Nuclear-Powered Leap to Titan: NASA’s 2028 Dragonfly Drone Mission

Dragonfly In Flight

Artist’s impression of Dragonfly soaring over the dunes of Saturn’s moon Titan. NASA has authorized the mission team to proceed on development toward a July 2028 launch date. Credit: NASA/Johns Hopkins APL/Steve Gribben

NASA’s Dragonfly mission is progressing to build a nuclear-powered drone for Saturn’s moon Titan, targeting a 2028 launch. The mission, involving extensive collaboration and technical advancements, aims to explore Titan’s organic materials and their potential link to life.

NASA’s Dragonfly mission team is moving on to the next stage of development on the revolutionary, car-sized nuclear-powered drone it plans to fly over and land on the organic-rich sands of Saturn’s large moon Titan.

NASA has authorized Dragonfly to proceed with work on final mission design and fabrication, known as Phase C. Earlier this year, Dragonfly passed all the success criteria of its Preliminary Design Review. The team also was asked to conduct a replan of the mission based on funding levels in the fiscal year 2024 president’s budget request. That replan has been completed and reviewed with NASA, with a revised launch readiness date of July 2028. NASA will officially assess the mission’s launch readiness date in mid-2024 at the Agency Program Management Council.

Dragonfly on Titan's Surface

Artist’s Impression of Dragonfly on Titan’s surface. Credit: NASA/Johns Hopkins APL

Overcoming Challenges and Preparing for Titan

“The Dragonfly team has successfully overcome a number of technical and programmatic challenges in this daring endeavor to gather new science on Titan,” said Nicola Fox, associate administrator of NASA’s Science Mission Directorate in Washington. “I am proud of this team and their ability to keep all aspects of the mission moving.”

NASA’s only mission to the surface of another ocean world, Dragonfly is designed to investigate the complex chemistry that is the precursor to life. The vehicle, which the Johns Hopkins Applied Physics Laboratory (APL) in Laurel, Maryland, will build and operate, will be equipped with cameras, sensors, and samplers to examine areas of Titan known to contain organic materials that may have previously mixed with liquid water now frozen on the icy surface.

NASA Dragonfly Rotorcraft Lander

Artist’s impression of Dragonfly in flight over Titan. Credit: Johns Hopkins/APL

Teamwork and Technical Milestones

“Dragonfly is such a daring endeavor, like nothing that has ever been done before,” said APL’s Elizabeth “Zibi” Turtle, Dragonfly principal investigator. “I’m inspired by the way our team has repeatedly overcome challenges by working together and thinking outside the box. We’ve demonstrated that we’re ready for the next steps on the path to Titan, and we’ll keep moving forward with the same curiosity and creativity that have brought Dragonfly to this point.”

More than a decade before the real Dragonfly soars over the organic dunes of Titan, the team developing the NASA rotorcraft lander at the Johns Hopkins Applied Physics Laboratory is refining the concept by sending instrumented models over the sands of Earth’s deserts. A team of APL engineers ventured back to Imperial Dunes, California, in May 2022 to send the Dragonfly “testbed” through the skies to collect data they’ll need to develop guidance, control and navigation algorithms for the actual Dragonfly, set for launch toward Saturn’s largest moon in 2028. Credit: Johns Hopkins Applied Physics Laboratory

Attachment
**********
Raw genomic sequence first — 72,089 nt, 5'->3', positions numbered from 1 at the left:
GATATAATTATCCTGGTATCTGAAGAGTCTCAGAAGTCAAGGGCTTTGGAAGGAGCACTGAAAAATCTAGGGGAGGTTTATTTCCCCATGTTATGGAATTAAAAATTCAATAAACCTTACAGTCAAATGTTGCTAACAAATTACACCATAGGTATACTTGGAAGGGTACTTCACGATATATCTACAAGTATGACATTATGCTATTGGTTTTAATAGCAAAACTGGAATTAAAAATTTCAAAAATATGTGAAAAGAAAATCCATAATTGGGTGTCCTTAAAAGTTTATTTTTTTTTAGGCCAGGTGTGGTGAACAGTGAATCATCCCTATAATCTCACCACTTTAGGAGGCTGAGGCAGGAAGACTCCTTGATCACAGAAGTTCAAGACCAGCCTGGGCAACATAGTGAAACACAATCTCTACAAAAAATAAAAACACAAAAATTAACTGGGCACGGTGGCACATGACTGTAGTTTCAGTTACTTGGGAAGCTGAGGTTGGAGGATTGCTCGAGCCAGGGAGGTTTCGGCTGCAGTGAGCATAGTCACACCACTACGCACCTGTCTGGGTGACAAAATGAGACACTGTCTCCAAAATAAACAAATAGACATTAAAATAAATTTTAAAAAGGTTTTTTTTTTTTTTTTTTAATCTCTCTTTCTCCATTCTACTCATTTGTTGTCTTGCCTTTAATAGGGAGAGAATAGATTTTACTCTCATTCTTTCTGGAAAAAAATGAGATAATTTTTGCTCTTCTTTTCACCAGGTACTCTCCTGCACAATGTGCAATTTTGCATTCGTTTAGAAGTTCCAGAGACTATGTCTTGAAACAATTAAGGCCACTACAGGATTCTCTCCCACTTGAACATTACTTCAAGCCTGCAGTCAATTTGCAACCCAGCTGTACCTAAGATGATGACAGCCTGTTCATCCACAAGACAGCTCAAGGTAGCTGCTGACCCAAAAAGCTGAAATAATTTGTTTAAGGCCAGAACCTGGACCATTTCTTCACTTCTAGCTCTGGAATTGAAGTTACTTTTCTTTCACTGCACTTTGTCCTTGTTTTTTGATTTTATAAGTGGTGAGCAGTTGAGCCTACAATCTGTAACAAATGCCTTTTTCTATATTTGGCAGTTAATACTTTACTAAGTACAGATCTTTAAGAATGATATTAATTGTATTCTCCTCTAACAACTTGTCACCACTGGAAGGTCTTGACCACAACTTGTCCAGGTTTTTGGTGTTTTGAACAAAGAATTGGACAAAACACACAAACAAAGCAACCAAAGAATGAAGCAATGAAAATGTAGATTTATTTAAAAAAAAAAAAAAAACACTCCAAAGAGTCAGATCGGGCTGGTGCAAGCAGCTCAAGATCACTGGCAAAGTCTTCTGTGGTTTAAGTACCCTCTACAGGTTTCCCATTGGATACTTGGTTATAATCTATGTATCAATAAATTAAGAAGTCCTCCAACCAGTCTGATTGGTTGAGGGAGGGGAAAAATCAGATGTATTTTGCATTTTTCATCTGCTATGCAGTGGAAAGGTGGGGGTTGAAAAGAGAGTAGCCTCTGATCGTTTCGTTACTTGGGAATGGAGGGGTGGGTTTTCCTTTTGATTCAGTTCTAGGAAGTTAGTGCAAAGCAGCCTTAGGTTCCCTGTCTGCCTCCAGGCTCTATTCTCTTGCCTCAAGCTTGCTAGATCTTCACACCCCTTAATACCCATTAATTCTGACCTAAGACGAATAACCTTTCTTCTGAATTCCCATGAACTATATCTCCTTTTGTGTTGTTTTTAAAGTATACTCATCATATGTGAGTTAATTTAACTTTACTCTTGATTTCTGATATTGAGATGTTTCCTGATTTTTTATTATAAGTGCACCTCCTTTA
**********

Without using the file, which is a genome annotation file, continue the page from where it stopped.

The Dragonfly team has made significant technical strides, among them: a progression of tests of Dragonfly’s guidance, navigation and control systems over California deserts that resemble Titan’s dunes (see video above); multiple flight-system tests in the one-of-a-kind wind tunnels at NASA’s Langley Research Center; and running a full-scale, instrumented lander model though temperature and atmospheric pressure simulations in APL’s new, 3,000-cubic-foot Titan Chamber.

Collaborative Effort and Future Expectations

“The dedicated efforts of the Dragonfly team have been nothing short of heroic,” said Bobby Braun, head of APL’s Space Exploration Sector. “Engineers, scientists, and project management across APL, NASA’s Goddard Space Flight Center, the NASA Langley and Ames Research Centers, Lockheed Martin, Sikorsky, and our many university and industry partners have formed a seamless team whose experience and expertise is shaping a game-changing mission of exploration. I’m very proud of this team and am confident that they will continue to mature this system in Phase C.”

APL manages the Dragonfly mission for NASA. The team includes key partners at NASA’s Goddard Space Flight Center in Greenbelt, Maryland; Lockheed Martin Space in Littleton, Colorado; Sikorsky, a Lockheed Martin company; NASA’s Ames Research Center in Silicon Valley, California; NASA’s Langley Research Center in Hampton, Virginia; Penn State University in State College, Pennsylvania; Malin Space Science Systems in San Diego, California; Honeybee Robotics in Pasadena, California; NASA’s Jet Propulsion Laboratory in Southern California; the French space agency (CNES) in Paris; the German Aerospace Center (DLR) in Cologne, Germany; and the Japan Aerospace Exploration Agency (JAXA) in Tokyo.

Dragonfly is the fourth mission in NASA’s New Frontiers Program, managed by NASA’s Marshall Space Flight Center in Huntsville, Alabama, for the agency’s Science Mission Directorate in Washington.

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